In these cases, our actions seem to indicate that we DO still hold on to a lingering conviction that what we wear to church really does matter. In this manner, we all seem to be guilty of holding tighter to the traditions of man over the commands of God (Mark 7:8). If we were to truly admit it, most Christians remain confused about whether church clothes really matter or not.

Based on this confusion, let’s take a look at what the Bible actually says about clothing:

  1. Be Modest: In 1 Timothy 2:9-10, the apostle Paul essentially tells ladies to keep their junk inside the trunk. The actual passage states: “Women should adorn themselves in respectable apparel, with modesty and self-control, not with braided hair and gold or pearls or costly attire, but with what is proper for women who profess godliness—with good works.” More or less, he’s telling the ladies not to dress like a prostitute, which is something I’ve repeatedly overheard shotgun-wielding fathers tell their teenage girls when I worked in youth ministry. In terms of clothing, we should consider whether that outfit (or lack of one) will draw eyes and attention away from Christ. The first thing that you should notice about a woman is the size of her good works for the sake of Gospel. Of course, the guiding principle would apply to men as well: Don’t dress like a stripper from Magic Mike. Here’s the key question: Are you boasting in Christ alone or in how good you (think you) look?
  2. Don’t Be Vain: You’re so vain … You probably think this verse is about you: “Do not let your adorning be external—the braiding of hair and the putting on of gold jewelry, or the clothing you wear— but let your adorning be the hidden person of the heart with the imperishable beauty of a gentle and quiet spirit, which in God’s sight is very precious” (1 Peter 3:3-4). In similar force to 1 Timothy 2:9-10, the apostle Peter urges restraint in dress to avoid vanity. God places more value in our inner beauty than our external adornment. Dressing purely to impress others should be eschewed. Here’s the key question: Are you dressing to make yourself the center of attention? Or are you allowing Christ to be the center of worship and adoration?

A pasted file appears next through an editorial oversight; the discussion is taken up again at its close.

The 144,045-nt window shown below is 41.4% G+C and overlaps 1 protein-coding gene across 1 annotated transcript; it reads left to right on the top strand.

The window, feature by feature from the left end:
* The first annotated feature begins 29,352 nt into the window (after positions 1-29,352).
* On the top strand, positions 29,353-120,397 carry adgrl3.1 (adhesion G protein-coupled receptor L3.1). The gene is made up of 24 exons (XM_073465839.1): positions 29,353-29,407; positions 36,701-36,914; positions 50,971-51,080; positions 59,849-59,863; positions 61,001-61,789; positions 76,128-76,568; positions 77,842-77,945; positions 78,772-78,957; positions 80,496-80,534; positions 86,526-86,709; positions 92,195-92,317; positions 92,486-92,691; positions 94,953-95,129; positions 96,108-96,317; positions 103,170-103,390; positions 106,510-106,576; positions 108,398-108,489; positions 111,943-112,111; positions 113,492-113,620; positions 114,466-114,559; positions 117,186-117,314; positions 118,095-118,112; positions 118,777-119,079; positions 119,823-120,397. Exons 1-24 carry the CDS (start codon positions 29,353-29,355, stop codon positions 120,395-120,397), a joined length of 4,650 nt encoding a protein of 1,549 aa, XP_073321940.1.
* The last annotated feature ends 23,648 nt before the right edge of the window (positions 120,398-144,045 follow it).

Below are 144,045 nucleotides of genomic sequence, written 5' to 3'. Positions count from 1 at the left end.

3. Don’t Show Partiality: James 2:1-4 conveys a horrific church situation where the well-dressed wealthy were given prized front row seats in worship and the poor were hidden from sight. Imagine a church that was utterly embarrassed by how their poor worshippers dressed … Or a church that was starstruck the caliber of jewelry and golden rings being worn by the rich. Sadly, I’ve attended that type of church. I’ve seen many churches grumble and complain that a non-believer wore a ragged beer t-shirt and hole-filled jeans to church instead of welcome and share the Gospel with that non-believer. We must remember that there is no favoritism in “love your neighbor as yourself” (James 2:8). Even if someone wears dingy, decrepit clothing unworthy of even Goodwill, that person is still loved and valued by our Savior (1 Timothy 2:4). Thus, we must love and value them as Christ does instead of treating them as an embarrassment or a burden.

Of course, we can’t do a blog on clothing without addressing the bizarre legalistic quagmire of Deuteronomy 22:5: “A woman shall not wear a man’s garment, nor shall a man put on a woman’s cloak, for whoever does these things is an abomination to the Lord your God.” While the passage deems cross-dressing to be a sin (sorry Monty Python fans), legalistic Christians take the passage one step further by arguing that women cannot wear pants because – you know – pants are a dude thing. The problem with this legalistic interpretation is that the definition of menswear is extraordinarily culturally constrained. Case in point: Women have been wearing pants in the United States ever since actresses like Marlene Deitrich and Katherine Hepburn scandalously wore them in movies in the 1930s. In 2013, no one sees a woman in khakis walking down the street and says: “Hey! She’s a cross-dresser!” The main point is that God created gender, God deemed gender good and gender should be celebrated. But gender appropriate clothing varies based on time, location and culture. Good luck telling the ginormous Scotsman wearing the kilt that he’s a cross-dresser.